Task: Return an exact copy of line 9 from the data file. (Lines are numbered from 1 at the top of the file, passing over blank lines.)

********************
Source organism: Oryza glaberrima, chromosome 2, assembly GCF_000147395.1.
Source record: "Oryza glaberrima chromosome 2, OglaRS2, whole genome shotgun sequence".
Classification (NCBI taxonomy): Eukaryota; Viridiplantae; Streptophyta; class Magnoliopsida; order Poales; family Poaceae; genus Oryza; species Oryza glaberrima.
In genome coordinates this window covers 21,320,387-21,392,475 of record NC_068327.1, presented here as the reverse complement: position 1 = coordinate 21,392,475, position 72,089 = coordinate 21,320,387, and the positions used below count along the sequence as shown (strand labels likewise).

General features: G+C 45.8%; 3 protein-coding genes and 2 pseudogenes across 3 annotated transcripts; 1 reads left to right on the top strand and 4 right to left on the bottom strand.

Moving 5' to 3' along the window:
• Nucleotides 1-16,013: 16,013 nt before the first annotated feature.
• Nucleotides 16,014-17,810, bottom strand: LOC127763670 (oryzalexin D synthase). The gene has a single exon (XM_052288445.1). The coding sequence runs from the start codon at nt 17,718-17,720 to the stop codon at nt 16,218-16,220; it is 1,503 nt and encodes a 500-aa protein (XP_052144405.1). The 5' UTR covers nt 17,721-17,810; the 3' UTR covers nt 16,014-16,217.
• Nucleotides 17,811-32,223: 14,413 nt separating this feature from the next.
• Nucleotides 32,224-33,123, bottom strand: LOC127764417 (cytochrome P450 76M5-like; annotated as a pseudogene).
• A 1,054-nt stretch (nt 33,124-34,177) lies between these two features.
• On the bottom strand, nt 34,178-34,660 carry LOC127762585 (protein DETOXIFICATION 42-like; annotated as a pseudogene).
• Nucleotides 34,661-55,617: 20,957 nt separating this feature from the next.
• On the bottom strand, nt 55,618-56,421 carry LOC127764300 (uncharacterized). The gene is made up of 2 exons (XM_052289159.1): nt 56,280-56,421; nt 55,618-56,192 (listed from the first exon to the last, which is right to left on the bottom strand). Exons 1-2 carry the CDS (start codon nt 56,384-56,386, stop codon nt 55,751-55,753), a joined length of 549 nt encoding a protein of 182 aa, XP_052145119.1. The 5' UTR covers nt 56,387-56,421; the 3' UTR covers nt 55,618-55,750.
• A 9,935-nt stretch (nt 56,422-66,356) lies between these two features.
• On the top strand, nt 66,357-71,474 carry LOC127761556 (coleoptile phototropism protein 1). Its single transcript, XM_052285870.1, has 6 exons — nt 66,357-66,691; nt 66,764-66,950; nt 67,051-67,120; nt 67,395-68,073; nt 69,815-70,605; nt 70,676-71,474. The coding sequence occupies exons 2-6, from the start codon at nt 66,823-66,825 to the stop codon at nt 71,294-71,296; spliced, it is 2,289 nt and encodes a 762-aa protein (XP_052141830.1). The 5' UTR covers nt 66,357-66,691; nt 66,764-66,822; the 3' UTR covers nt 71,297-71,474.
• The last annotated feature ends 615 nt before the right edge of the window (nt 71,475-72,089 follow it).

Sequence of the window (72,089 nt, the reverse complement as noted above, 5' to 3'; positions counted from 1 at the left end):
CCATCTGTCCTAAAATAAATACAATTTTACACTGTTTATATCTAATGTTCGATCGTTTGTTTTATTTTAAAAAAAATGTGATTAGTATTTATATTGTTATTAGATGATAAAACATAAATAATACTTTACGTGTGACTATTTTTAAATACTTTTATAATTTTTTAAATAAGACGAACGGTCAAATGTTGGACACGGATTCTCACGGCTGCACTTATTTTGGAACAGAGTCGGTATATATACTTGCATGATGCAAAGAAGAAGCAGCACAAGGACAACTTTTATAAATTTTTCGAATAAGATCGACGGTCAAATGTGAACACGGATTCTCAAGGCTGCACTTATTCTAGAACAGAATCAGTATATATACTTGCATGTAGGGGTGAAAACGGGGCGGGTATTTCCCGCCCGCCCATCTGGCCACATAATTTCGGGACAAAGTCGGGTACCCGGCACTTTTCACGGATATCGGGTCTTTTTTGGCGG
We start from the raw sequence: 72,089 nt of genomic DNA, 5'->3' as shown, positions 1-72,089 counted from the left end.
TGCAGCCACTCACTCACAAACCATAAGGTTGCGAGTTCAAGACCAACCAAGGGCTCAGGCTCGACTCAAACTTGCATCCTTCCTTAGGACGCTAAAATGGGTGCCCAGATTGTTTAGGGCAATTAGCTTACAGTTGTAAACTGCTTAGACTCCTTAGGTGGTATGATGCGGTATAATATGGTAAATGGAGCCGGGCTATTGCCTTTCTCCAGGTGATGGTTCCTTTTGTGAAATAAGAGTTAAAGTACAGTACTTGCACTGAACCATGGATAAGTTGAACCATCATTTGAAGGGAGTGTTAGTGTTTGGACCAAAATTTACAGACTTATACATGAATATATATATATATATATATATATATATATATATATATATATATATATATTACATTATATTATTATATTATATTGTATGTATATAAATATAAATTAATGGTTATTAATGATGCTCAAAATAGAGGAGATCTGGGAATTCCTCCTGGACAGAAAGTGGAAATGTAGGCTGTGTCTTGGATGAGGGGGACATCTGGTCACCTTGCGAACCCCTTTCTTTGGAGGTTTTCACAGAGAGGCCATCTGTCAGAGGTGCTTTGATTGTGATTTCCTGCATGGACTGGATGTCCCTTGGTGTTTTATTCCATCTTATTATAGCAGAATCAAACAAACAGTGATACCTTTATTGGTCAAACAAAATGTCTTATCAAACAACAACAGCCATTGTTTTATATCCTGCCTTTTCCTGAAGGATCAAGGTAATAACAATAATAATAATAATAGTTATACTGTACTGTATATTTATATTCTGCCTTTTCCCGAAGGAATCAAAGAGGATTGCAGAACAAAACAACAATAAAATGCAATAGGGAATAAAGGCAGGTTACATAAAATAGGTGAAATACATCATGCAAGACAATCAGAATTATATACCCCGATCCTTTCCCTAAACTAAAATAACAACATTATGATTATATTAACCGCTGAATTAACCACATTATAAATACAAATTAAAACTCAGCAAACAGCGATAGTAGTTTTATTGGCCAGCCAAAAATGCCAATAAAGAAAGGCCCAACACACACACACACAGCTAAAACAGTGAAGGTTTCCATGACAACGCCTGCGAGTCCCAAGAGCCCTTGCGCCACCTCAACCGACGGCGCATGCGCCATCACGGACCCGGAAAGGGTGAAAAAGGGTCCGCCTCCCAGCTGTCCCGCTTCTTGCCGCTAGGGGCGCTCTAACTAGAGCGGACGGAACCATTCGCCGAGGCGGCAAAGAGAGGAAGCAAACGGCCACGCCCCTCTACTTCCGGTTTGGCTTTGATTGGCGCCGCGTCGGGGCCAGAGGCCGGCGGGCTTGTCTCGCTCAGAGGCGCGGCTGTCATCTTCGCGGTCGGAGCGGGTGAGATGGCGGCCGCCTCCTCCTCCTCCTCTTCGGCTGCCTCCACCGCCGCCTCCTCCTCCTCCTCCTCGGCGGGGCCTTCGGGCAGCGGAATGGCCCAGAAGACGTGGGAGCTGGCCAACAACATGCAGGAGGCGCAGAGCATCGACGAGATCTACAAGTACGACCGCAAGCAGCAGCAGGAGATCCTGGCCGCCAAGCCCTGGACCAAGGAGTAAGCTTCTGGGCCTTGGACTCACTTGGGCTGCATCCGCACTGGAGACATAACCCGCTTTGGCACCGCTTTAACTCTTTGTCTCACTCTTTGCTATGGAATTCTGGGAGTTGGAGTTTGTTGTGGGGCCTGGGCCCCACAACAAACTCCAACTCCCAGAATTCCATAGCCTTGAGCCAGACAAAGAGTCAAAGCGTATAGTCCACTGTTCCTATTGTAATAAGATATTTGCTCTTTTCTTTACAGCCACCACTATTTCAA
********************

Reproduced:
• Nucleotides 17,811-32,223: 14,413 nt separating this feature from the next.